Medium Grind Black Pepper
Ground black pepper is one of the most versatile spices in every kitchen. A dash of pepper heightens the savory flavors of beef or tomato and adds a dash of heat to any soup, dressing, or salad. Bottom line, if there’s one spice homecooks can’t go without, it’s quality pepper.
Our medium ground black pepper is hand-ground in our spice shop. And we choose a fine mesh to filter out dust and create a uniform, medium-grain powder. Specifically, we use Malabar black pepper sourced from India. Prized for its mild spiciness, Malabar black pepper is an ideal all-purpose pepper with citrus, raisin and berry notes.
Cooking with Black Pepper
Black pepper is one of the most widely used spices in the world. And it has numerous uses in the kitchen. It adds depth of flavor to every dish, which is why it’s called for in nearly every recipe.
Medium ground black pepper is particularly useful. Its coarseness elevates the flavor, and really brings out the smoke and spice. And it pairs particularly well with robust foods that have their own flavors; for delicate foods pepper can be a little too overwhelming. In particular, black pepper pairs well with:
- Cheese – Black pepper adds complex heat to recipes that call for cheese. Pepper is the ultimate complement for creamy sauces, salad dressings, and cheesy pastas.
- Beef – Pepper draws out the savory flavors of steak and adds a bit of heat. It’s the perfect dry rub ingredient.
- Soups – A dash of pepper can elevate any stock. Just don’t go overboard. Ground pepper can overwhelm flavors if not used sparingly.
Black pepper also pairs well with a range of savory spices and herbs. In particular, garlic and rosemary are natural bedfellows with pepper, and cumin and paprika pair well for an added dash of spiciness.
Black Pepper: History and Cultivation
A native of South India, black pepper is one of the world’s oldest spices. The peppercorn – which is ground into pepper – is the fruit of the Piper nigrum plant, a climbing shrub that thrives in the humid heat of the Malabar region.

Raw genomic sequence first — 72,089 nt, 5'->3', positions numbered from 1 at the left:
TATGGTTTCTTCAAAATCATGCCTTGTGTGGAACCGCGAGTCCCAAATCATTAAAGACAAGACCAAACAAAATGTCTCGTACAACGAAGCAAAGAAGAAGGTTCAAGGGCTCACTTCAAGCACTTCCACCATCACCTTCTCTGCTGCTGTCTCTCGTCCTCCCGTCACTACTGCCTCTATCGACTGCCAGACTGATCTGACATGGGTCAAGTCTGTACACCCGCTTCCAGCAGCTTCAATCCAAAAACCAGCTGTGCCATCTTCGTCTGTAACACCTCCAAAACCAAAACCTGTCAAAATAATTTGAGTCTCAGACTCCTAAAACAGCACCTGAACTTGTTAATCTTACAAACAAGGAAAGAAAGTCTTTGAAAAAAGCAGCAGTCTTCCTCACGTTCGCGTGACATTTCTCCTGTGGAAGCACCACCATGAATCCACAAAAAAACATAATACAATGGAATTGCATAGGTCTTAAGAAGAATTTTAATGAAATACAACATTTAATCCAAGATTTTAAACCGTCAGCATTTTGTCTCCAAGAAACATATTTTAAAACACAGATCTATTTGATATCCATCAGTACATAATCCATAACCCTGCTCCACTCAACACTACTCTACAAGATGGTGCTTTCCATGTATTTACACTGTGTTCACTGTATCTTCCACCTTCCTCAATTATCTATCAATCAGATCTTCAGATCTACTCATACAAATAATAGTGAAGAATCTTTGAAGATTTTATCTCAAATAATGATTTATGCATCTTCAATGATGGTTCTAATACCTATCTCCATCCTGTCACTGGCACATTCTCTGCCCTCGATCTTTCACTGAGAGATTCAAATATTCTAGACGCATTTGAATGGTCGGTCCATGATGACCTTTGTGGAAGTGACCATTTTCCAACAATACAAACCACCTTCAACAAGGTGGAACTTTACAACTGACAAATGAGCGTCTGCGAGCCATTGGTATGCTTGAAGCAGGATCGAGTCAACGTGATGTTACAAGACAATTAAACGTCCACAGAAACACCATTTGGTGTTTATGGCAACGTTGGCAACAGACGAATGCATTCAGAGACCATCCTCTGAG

For centuries, Indians have cultivated and traded black pepper. It first arrived in Europe more than 2,500 years ago, and peppercorns where long a form of currency throughout southern India. Some speculate that its popularity throughout the world is in part due to King Louis XVI of France, who was said to prefer salt and pepper to spice his meals. Today, black pepper remains one of the most versatile all-purpose spices. And it’s found in nearly every world cuisine.
The plant is a perennial. And year after year, it produces the small berry. Pepper plants grow to about 16 feet in height, and traditional growers use bamboo poles to trellis the crawling vines. Each stem produces hundreds of green peppercorn berries. After harvest, the ripe peppercorns are cooked to reduce starches and then machine dried.
About Our Black Pepper
Burma Spice sources our black pepper from the hills of Kerala, India, a state in the country’s Malabar region. One of the most revered pepper growing regions in the world, Kerala has been known for its black pepper since the last centuries BCE.
Our black peppercorns arrive dried. And we hand-grind them in our spice shop in south Florida. We use a 30 mesh for our medium ground black pepper that offers a consistent, larger grain and is packed with a vibrant, peppery flavor.